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Grassley Speaks on Convicting the Guilty and Exonerating the Innocent

From Senator Chuck Grassley:

Ranking Member, U.S. Senate Committee on the Judiciary
Hearing on “Justice for All: Convicting the Guilty and Exonerating the Innocent”
Wednesday, March 21, 2012

Mr. Chairman, thank you for holding today’s hearing.  The debate surrounding crime and punishment has been around long before the United States.  When our Founding Fathers drafted and ratified the Constitution and the Bill of Rights 225 years ago, at the forefront of their minds was ensuring the protection of individual liberty from the power of the government.  However, the Founders did recognize that at times there are citizens that break the social contract of our civil society and need to be punished, provided they are afforded due process.  While not strictly defining what due process was required, the Constitution and years of court cases have outlined that process which has worked to ensure a baseline set of standards at both the state and federal level for criminal prosecutions.

Over time, these baseline procedures have been supplemented with statutory law, model rules, court rules, and standards of professional responsibility that are designed to ensure the fair and impartial administration of criminal justice.  Unfortunately, despite the adherence to the Constitution, laws, regulations, rules, and procedures, there is the possibility that an innocent person could be afforded all this due process yet still be convicted.  Mr. Haynesworth is here today after spending 27 years in prison for a crime he didn’t commit.  In December he was declared an innocent man by the Virginia Court of Appeals.  His case presents us with a personal example of why we must continue to ask questions about the criminal justice system and not become complacent.

Cases like Mr. Hayensworth’s make us realize that no system involving humans is perfect.  This is a sad, unfortunate and emotional reality that we must recognize.  However, we must also examine the issue in an informed way that doesn’t threaten to destabilize the entire criminal justice system.

Chief among the issues to discuss today is the question of how many innocent men and women may have been convicted over the years and how do we effectively review those cases, correct injustices, and apply what we learn so those injustices are not repeated.  This is not an easy task.  So, the question becomes – how do we determine which cases should be reviewed and how do we allocate the limited resources of the government to review these cases?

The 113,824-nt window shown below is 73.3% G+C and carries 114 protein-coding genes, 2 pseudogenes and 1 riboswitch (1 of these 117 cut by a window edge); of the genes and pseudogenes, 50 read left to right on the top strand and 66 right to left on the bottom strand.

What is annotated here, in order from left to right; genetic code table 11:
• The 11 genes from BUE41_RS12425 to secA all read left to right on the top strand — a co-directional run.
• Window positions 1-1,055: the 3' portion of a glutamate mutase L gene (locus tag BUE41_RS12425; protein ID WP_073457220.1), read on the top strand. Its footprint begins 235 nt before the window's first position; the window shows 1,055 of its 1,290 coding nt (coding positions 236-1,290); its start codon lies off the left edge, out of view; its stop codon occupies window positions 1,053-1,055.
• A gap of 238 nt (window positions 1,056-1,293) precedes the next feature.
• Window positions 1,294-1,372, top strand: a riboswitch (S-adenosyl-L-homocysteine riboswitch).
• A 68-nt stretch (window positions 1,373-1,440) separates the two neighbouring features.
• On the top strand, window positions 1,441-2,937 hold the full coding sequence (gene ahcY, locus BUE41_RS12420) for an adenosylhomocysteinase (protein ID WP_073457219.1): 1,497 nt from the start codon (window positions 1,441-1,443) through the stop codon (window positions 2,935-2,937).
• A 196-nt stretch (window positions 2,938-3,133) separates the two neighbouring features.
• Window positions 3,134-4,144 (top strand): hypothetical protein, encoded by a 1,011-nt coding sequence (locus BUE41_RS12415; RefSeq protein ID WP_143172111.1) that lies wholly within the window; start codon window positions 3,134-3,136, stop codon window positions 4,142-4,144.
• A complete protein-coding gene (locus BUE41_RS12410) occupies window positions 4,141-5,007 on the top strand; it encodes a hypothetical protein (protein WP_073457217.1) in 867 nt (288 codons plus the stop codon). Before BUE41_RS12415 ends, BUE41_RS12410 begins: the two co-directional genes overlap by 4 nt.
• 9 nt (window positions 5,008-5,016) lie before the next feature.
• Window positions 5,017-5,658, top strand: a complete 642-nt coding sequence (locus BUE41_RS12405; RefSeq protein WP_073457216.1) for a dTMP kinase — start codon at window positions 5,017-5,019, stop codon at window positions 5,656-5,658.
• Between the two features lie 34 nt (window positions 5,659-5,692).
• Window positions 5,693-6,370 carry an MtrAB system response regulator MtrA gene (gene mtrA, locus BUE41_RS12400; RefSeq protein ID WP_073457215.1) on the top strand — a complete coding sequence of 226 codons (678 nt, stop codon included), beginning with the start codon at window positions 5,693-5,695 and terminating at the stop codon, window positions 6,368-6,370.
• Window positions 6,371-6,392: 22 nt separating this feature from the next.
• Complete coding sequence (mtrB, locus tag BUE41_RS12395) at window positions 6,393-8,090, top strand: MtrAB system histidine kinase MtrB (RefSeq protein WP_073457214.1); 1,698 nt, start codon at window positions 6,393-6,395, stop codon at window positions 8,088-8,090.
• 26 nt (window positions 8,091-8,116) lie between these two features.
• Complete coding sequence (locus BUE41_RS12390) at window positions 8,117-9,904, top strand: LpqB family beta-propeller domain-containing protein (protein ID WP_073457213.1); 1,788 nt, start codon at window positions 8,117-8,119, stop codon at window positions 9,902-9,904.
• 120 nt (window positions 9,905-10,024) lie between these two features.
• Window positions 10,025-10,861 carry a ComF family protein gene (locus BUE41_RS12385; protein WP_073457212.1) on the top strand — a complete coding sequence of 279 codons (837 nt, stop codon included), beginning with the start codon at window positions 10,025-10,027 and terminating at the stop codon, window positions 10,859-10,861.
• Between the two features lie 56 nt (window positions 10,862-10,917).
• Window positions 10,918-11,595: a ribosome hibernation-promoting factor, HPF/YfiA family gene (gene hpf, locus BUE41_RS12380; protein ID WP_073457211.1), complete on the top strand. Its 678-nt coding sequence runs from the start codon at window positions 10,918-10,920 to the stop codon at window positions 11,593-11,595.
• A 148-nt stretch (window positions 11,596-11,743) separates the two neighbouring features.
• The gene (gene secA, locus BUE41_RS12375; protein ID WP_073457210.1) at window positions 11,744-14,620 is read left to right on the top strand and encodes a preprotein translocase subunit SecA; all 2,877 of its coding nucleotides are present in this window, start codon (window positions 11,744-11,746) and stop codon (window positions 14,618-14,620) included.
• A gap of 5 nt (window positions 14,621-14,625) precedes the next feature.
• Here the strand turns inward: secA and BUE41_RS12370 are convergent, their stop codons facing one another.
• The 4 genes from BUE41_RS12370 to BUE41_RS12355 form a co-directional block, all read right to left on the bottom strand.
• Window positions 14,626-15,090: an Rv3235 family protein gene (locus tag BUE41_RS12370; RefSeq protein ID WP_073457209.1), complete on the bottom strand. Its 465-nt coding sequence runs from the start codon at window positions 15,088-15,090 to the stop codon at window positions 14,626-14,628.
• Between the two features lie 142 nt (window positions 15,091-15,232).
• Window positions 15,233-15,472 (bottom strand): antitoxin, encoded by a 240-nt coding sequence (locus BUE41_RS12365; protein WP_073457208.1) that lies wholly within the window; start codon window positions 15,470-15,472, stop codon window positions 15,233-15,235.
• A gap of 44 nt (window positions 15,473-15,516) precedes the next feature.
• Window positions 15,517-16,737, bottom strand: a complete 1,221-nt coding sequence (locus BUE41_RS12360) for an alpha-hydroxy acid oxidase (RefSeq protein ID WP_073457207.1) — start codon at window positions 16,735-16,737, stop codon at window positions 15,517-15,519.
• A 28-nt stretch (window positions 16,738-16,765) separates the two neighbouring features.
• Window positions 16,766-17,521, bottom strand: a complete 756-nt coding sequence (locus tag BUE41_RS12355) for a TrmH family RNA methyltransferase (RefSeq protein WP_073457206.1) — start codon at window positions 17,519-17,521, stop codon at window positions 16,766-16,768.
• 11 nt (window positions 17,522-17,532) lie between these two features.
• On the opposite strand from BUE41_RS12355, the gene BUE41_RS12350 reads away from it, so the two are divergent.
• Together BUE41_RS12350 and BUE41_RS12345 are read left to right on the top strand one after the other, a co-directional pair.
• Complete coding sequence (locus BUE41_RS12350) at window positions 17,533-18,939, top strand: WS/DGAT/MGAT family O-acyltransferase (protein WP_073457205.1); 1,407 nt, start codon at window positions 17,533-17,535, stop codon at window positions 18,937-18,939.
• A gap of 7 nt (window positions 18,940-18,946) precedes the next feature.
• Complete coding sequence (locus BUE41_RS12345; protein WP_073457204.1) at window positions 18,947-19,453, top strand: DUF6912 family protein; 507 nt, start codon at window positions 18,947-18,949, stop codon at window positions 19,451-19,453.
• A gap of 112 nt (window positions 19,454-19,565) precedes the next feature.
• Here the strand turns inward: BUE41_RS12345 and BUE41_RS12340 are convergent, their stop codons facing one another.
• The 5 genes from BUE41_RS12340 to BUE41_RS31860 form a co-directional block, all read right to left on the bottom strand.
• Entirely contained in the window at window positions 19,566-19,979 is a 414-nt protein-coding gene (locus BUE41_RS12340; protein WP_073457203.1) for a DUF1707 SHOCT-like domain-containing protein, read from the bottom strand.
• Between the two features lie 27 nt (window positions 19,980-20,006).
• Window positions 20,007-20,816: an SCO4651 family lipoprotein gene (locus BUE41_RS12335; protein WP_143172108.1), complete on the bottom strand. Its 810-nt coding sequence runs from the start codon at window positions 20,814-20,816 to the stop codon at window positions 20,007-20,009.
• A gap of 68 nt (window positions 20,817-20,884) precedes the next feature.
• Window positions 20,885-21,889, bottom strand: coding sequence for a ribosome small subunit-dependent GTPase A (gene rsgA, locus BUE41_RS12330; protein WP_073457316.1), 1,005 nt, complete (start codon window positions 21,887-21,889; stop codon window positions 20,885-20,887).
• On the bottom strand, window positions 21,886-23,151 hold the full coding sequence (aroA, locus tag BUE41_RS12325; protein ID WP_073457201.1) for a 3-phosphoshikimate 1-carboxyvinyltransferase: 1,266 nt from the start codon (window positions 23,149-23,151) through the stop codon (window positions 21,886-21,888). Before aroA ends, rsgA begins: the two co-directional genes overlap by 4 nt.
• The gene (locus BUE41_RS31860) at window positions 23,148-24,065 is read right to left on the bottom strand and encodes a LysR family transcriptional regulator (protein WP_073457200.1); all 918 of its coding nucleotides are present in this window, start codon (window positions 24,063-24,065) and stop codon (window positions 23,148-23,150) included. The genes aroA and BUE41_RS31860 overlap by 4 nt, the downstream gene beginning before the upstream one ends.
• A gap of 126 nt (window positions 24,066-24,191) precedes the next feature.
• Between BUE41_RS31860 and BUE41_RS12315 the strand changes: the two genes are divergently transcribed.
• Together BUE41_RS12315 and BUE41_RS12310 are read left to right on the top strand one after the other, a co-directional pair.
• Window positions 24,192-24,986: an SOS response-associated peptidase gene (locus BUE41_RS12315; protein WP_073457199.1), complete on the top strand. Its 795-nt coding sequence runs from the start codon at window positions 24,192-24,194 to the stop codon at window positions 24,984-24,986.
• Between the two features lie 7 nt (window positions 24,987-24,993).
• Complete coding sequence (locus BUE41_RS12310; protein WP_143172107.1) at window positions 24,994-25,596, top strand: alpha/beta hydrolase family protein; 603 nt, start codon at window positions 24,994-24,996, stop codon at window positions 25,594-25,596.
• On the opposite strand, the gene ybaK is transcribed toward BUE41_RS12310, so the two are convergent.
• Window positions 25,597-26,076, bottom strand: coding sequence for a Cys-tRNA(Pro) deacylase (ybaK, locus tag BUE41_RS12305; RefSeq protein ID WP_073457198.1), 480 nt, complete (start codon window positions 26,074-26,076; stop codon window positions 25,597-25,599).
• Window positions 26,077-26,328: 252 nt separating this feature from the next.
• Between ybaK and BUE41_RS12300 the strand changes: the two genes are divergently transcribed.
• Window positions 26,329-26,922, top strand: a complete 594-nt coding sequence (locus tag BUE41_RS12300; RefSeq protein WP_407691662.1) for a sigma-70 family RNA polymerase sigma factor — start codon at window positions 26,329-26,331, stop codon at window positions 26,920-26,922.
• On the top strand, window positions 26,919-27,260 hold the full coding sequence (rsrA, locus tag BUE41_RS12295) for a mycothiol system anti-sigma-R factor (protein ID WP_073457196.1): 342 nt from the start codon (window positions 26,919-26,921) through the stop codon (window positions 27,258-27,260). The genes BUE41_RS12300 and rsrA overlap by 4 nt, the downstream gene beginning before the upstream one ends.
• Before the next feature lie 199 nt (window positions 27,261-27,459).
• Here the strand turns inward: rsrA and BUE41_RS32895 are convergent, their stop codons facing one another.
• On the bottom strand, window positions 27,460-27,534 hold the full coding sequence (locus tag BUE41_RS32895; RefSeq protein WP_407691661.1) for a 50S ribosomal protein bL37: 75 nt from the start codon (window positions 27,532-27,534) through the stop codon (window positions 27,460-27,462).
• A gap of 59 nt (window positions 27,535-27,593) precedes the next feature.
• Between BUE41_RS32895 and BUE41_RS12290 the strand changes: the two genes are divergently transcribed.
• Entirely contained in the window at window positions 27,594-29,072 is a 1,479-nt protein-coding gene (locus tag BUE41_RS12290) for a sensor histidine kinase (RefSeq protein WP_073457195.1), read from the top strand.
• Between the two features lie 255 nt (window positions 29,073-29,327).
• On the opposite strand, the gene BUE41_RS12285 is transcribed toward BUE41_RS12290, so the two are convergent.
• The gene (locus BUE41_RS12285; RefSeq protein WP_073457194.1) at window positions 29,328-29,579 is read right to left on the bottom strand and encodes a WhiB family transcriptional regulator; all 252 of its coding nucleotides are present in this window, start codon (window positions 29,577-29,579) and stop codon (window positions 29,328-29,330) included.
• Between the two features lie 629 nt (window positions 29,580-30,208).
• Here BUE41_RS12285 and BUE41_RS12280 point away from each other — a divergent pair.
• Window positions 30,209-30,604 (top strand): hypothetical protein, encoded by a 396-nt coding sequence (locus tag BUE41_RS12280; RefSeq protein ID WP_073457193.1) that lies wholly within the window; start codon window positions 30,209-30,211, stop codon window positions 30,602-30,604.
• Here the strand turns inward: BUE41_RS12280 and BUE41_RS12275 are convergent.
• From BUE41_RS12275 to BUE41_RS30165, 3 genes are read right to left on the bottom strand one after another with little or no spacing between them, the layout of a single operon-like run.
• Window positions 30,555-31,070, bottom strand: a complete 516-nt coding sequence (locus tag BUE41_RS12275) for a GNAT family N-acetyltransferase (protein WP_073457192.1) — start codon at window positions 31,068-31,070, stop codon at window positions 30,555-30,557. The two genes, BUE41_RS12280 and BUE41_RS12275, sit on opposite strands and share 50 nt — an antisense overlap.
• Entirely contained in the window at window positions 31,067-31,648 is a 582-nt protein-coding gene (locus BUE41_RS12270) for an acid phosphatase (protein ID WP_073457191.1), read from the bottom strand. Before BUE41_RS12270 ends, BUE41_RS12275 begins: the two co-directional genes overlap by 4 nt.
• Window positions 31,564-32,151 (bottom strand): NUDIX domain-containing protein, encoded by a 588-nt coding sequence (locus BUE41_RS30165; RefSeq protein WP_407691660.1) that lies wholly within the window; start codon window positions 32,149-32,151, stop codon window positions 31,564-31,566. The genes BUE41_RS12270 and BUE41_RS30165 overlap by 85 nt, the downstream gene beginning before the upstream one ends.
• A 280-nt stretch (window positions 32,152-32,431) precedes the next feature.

It is important to note that there is a real discrepancy in the number of individuals in prison who are actually innocent.  For example, some argue that cases where truly innocent individuals were exonerated are just the tip of the iceberg.  However, others argue that the number of true exonerations is small because many of the statistics on exonerations include cases where convictions were overturned on procedural grounds, even though the individual was not found factually innocent.  Furthermore, they argue that the number of exonerations is going down each year as technological advances, such as DNA testing, eliminate many wrongful convictions from even occurring because DNA testing is being routinely used to prove factual innocence earlier in the investigative process.  Getting a better understanding of how many cases are out there will not only inform us about whether reforms are needed, but also what types of reforms would provide the best help.

Further, we need to be cognizant of the fact that in addition to the federal criminal justice system, there are fifty different state justice systems each with their own constitutions, laws, rules, regulations, and procedures.  As Justice Jackson, who was then-Attorney General Jackson, said in his famous speech The Federal Prosecutor, “[O]utside of federal law each locality has the right under our system of government to fix its own standards of law enforcement and morals.”

This statement is particularly important today given the current fiscal situation the federal government faces.  We do not have the resources at the federal level to provide funding to states to review every single criminal case after each case has exhausted all appellate remedies.  Nor, should we interfere in the day-to-day intricacies of state criminal justice systems.

As written testimony submitted by Judge Hervey points out, the state of Texas, via the Court of Criminal Appeals has established the Texas Criminal Justice Integrity Unit to review their criminal justice system and propose reforms where needed.  As states are already undertaking this effort on their own, our role in Congress should be to examine the federal criminal justice system and not to reform every state system.  We should not go down a path of attempting to correct problems in state criminal justice systems.  Instead, as the recent report on prosecutorial misconduct in the Ted Stevens case points out, we should expend our limited resources ensuring that the federal criminal justice system works as it should.

That said, we have a panel of witnesses here today to discuss this important topic and I look forward to their testimony.  Thank you.

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